72

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Chapter 3

• Combining Lenz ’ s law with the inductor equation V L dI/dt , we get

VN

d

dt

NA

dB

dt

L

dI

dt

f

(3-42)

• From this we get the two key equations used in power conversion

B

LI

NA

(voltage independent equation)

(3-43)

B

Vt

NA

(voltage dependent equation)

(3-44)

The ﬁ rst equation can be written symbolically as

B

LI

NA

(voltage independent equation)

(3-45)

And the latter equation can be written in a more “ power-conversion-friendly ” form as

follows

B

VD

NAf

AC

ON

(voltage dependent equation)

2

(3-46)

For most inductors used in power conversion, if we reduce the current to zero, the ﬁ eld

inside the core also goes to zero. Therefore, an implicit assumption of complete linearity

is also usually made—that is, B and I are considered proportional to each other as shown

in Figure 3.13 (unless of course the core starts saturating, at which point, all bets are off!).

The voltage independent equation can then be expressed as any of the equations shown in

the ﬁ gure—in other words, this proportionality applies to the peak values of current and

ﬁ eld, their average values, their AC values, their DC values, and so on. The constant of

proportionality is equal to

L

NA

BI(proportionality constant linking and )

(3-47)

where N is the number of turns and A the actual geometrical cross-sectional area of the core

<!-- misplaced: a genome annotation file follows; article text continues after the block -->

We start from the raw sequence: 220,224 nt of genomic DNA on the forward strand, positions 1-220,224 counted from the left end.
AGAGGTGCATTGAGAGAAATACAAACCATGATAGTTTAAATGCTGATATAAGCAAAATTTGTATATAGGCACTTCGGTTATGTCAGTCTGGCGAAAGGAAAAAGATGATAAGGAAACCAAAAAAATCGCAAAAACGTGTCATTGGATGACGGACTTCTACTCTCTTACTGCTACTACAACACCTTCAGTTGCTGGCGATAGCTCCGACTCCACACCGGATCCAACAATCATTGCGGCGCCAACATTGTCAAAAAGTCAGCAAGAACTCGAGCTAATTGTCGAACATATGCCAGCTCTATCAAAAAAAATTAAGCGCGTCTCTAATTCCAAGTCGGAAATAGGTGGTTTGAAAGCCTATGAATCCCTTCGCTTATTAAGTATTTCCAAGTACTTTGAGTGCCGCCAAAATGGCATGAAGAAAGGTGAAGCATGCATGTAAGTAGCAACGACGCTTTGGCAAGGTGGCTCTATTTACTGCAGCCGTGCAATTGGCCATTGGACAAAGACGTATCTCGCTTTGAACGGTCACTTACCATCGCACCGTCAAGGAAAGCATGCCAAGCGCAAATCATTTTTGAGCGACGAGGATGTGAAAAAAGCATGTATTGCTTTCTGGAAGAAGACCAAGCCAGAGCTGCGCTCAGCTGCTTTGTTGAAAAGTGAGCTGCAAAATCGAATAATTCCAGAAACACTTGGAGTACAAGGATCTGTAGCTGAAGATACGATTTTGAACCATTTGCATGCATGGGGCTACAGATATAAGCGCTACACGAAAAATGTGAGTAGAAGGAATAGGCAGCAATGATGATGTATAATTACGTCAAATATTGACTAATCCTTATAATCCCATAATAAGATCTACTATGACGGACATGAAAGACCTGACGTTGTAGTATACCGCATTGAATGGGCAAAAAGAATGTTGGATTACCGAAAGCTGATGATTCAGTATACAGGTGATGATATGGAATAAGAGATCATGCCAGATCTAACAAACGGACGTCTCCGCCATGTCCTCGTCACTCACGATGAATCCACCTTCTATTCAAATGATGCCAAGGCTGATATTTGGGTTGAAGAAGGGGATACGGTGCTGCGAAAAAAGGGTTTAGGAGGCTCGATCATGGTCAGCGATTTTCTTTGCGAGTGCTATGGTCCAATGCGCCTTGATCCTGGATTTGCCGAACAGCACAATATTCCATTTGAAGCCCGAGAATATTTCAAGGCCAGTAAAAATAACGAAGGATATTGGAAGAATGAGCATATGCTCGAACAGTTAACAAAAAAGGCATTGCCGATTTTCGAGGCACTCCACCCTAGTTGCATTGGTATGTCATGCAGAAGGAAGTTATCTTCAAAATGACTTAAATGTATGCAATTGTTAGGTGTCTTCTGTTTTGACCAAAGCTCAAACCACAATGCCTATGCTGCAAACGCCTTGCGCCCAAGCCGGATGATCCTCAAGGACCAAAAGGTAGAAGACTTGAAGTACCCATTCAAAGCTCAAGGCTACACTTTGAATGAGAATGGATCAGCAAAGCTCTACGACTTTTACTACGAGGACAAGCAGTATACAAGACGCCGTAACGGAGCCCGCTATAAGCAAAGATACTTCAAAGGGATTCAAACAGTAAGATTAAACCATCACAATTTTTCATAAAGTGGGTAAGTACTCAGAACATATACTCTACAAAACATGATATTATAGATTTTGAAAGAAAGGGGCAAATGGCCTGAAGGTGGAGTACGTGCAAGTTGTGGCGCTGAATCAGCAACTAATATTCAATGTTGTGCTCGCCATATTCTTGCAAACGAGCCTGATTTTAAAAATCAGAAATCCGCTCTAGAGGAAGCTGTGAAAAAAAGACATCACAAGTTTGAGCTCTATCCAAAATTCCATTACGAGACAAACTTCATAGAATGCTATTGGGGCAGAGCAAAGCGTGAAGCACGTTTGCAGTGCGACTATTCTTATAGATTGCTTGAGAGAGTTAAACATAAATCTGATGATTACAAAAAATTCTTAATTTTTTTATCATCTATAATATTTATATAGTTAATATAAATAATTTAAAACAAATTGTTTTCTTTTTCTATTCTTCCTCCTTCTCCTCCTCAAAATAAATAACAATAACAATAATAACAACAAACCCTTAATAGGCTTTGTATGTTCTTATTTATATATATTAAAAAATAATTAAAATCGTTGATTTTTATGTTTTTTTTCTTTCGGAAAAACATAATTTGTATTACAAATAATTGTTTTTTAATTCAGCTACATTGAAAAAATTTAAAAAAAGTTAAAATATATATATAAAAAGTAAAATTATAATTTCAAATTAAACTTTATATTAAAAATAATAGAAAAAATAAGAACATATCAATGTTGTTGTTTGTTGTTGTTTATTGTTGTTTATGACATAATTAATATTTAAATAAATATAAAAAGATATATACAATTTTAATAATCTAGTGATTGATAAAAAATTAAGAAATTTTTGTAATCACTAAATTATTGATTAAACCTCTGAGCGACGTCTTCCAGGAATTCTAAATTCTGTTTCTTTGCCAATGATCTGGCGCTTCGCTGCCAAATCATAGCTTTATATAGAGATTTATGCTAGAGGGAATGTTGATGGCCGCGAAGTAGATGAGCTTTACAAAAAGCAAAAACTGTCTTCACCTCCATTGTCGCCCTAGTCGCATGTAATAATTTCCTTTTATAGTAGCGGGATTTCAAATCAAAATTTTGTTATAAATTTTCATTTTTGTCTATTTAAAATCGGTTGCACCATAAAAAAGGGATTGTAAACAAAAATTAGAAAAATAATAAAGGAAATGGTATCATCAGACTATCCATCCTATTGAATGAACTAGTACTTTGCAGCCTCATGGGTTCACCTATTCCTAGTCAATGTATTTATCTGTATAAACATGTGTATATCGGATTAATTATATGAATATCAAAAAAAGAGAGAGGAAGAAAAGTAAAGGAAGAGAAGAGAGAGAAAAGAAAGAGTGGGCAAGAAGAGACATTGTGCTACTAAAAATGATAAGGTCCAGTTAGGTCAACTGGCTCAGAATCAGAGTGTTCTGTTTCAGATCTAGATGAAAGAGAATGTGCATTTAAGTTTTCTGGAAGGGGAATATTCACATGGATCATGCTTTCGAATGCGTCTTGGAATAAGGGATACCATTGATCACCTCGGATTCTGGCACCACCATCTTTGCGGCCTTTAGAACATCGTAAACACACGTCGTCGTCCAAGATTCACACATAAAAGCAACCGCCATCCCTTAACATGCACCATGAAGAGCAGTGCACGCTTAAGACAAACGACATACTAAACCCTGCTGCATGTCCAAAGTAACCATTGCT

(its center limb usually, or simply the effective area A

e

given in the datasheet of the core).

3.17 Worked Example (5)—When Not to Increase

the Number of Turns

Note that the voltage-independent equation is useful if, for example, we want to do a

quick check to see if our core may be saturating. Suppose we are custom-designing our

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73DC-DC Converter Design and Magnetics

inductor. We have wound 40 turns on a core with an area of A 2

cm

2

. Its measured

inductance is 200 H, and the peak inductor current in our given application is 10 A. Then

the peak ﬂ ux density can be calculated as follows:

B

L

NA

I

PK PK

teslas

200 10

40

2

10

025

6

4

.

Note that we have converted the area to m

2

in the above equation, because we are using

the MKS version of the equation.

For most ferrites, an operating ﬂ ux density of 0.25 T is acceptable, since the saturation

ﬂ ux density is typically around 0.3 T.

Based on the B and I linearity, we can also linearly extrapolate and thus conclude that

the peak current in our application should under no condition be allowed to exceed

(0.3/0.25) 10 12 A, because at 12 A, the ﬁ eld will be 0.3 T, and the core will then

start to saturate.

Time

Time

B

PK

B

PP

B

PK

B

AC

B

DC

I

PP

I

PK

B

DC

I

DC

B

DC

I

PK

I

DC

B

AC

I

AC

ΔB

ΔB

NA

L

I

B

NA

L

=

====≡

Current

ΔI

ΔI

B

I

B-field

B ∝ I

Proportionality constant is:

NA

L

(symbolically)

Figure 3.13 : B and I can usually be considered proportional to each other

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